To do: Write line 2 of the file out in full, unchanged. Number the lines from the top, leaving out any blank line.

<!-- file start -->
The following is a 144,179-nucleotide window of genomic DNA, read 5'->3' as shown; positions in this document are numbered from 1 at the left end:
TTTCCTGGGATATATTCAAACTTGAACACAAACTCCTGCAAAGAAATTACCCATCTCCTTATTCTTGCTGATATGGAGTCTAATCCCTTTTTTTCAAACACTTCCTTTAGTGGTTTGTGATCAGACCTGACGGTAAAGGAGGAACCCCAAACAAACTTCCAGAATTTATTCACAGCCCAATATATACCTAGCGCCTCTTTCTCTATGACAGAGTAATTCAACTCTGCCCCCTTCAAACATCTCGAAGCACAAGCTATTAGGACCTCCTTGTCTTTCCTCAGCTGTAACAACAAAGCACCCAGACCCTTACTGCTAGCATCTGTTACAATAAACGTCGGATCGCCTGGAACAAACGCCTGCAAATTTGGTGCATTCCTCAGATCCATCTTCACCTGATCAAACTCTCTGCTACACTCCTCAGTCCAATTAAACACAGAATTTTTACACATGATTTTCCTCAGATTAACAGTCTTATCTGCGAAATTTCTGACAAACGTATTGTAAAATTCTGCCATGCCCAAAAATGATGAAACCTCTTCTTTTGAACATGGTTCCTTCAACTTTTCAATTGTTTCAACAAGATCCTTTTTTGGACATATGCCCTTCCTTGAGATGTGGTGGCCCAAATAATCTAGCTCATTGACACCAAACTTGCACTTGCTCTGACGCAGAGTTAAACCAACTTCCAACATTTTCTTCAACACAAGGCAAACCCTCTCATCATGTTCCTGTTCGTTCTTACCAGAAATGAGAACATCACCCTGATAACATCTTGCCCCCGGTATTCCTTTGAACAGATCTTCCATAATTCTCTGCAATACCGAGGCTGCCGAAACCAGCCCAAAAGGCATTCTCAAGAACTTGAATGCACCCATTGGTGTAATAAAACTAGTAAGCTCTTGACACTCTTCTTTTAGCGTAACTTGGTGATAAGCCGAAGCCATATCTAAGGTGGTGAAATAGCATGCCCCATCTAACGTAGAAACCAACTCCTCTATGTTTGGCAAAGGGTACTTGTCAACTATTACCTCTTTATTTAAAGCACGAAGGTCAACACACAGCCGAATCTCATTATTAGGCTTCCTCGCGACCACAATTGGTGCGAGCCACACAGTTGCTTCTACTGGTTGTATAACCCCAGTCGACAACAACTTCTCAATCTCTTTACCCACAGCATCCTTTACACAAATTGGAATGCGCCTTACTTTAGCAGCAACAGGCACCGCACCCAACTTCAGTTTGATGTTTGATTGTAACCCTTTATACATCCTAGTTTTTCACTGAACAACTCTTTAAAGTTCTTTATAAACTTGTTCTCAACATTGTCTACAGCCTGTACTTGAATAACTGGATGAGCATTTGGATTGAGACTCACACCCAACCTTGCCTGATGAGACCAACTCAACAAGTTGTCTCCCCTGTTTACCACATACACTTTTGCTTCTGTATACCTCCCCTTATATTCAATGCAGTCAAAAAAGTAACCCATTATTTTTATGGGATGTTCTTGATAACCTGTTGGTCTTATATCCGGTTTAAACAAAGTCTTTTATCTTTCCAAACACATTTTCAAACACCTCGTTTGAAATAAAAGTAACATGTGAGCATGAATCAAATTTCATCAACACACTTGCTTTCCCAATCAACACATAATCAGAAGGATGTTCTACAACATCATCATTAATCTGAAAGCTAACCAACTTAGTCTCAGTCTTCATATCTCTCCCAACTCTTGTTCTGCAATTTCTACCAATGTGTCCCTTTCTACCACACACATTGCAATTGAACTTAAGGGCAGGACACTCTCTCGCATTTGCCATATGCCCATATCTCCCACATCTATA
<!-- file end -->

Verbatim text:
TTTCCTGGGATATATTCAAACTTGAACACAAACTCCTGCAAAGAAATTACCCATCTCCTTATTCTTGCTGATATGGAGTCTAATCCCTTTTTTTCAAACACTTCCTTTAGTGGTTTGTGATCAGACCTGACGGTAAAGGAGGAACCCCAAACAAACTTCCAGAATTTATTCACAGCCCAATATATACCTAGCGCCTCTTTCTCTATGACAGAGTAATTCAACTCTGCCCCCTTCAAACATCTCGAAGCACAAGCTATTAGGACCTCCTTGTCTTTCCTCAGCTGTAACAACAAAGCACCCAGACCCTTACTGCTAGCATCTGTTACAATAAACGTCGGATCGCCTGGAACAAACGCCTGCAAATTTGGTGCATTCCTCAGATCCATCTTCACCTGATCAAACTCTCTGCTACACTCCTCAGTCCAATTAAACACAGAATTTTTACACATGATTTTCCTCAGATTAACAGTCTTATCTGCGAAATTTCTGACAAACGTATTGTAAAATTCTGCCATGCCCAAAAATGATGAAACCTCTTCTTTTGAACATGGTTCCTTCAACTTTTCAATTGTTTCAACAAGATCCTTTTTTGGACATATGCCCTTCCTTGAGATGTGGTGGCCCAAATAATCTAGCTCATTGACACCAAACTTGCACTTGCTCTGACGCAGAGTTAAACCAACTTCCAACATTTTCTTCAACACAAGGCAAACCCTCTCATCATGTTCCTGTTCGTTCTTACCAGAAATGAGAACATCACCCTGATAACATCTTGCCCCCGGTATTCCTTTGAACAGATCTTCCATAATTCTCTGCAATACCGAGGCTGCCGAAACCAGCCCAAAAGGCATTCTCAAGAACTTGAATGCACCCATTGGTGTAATAAAACTAGTAAGCTCTTGACACTCTTCTTTTAGCGTAACTTGGTGATAAGCCGAAGCCATATCTAAGGTGGTGAAATAGCATGCCCCATCTAACGTAGAAACCAACTCCTCTATGTTTGGCAAAGGGTACTTGTCAACTATTACCTCTTTATTTAAAGCACGAAGGTCAACACACAGCCGAATCTCATTATTAGGCTTCCTCGCGACCACAATTGGTGCGAGCCACACAGTTGCTTCTACTGGTTGTATAACCCCAGTCGACAACAACTTCTCAATCTCTTTACCCACAGCATCCTTTACACAAATTGGAATGCGCCTTACTTTAGCAGCAACAGGCACCGCACCCAACTTCAGTTTGATGTTTGATTGTAACCCTTTATACATCCTAGTTTTTCACTGAACAACTCTTTAAAGTTCTTTATAAACTTGTTCTCAACATTGTCTACAGCCTGTACTTGAATAACTGGATGAGCATTTGGATTGAGACTCACACCCAACCTTGCCTGATGAGACCAACTCAACAAGTTGTCTCCCCTGTTTACCACATACACTTTTGCTTCTGTATACCTCCCCTTATATTCAATGCAGTCAAAAAAGTAACCCATTATTTTTATGGGATGTTCTTGATAACCTGTTGGTCTTATATCCGGTTTAAACAAAGTCTTTTATCTTTCCAAACACATTTTCAAACACCTCGTTTGAAATAAAAGTAACATGTGAGCATGAATCAAATTTCATCAACACACTTGCTTTCCCAATCAACACATAATCAGAAGGATGTTCTACAACATCATCATTAATCTGAAAGCTAACCAACTTAGTCTCAGTCTTCATATCTCTCCCAACTCTTGTTCTGCAATTTCTACCAATGTGTCCCTTTCTACCACACACATTGCAATTGAACTTAAGGGCAGGACACTCTCTCGCATTTGCCATATGCCCATATCTCCCACATCTATA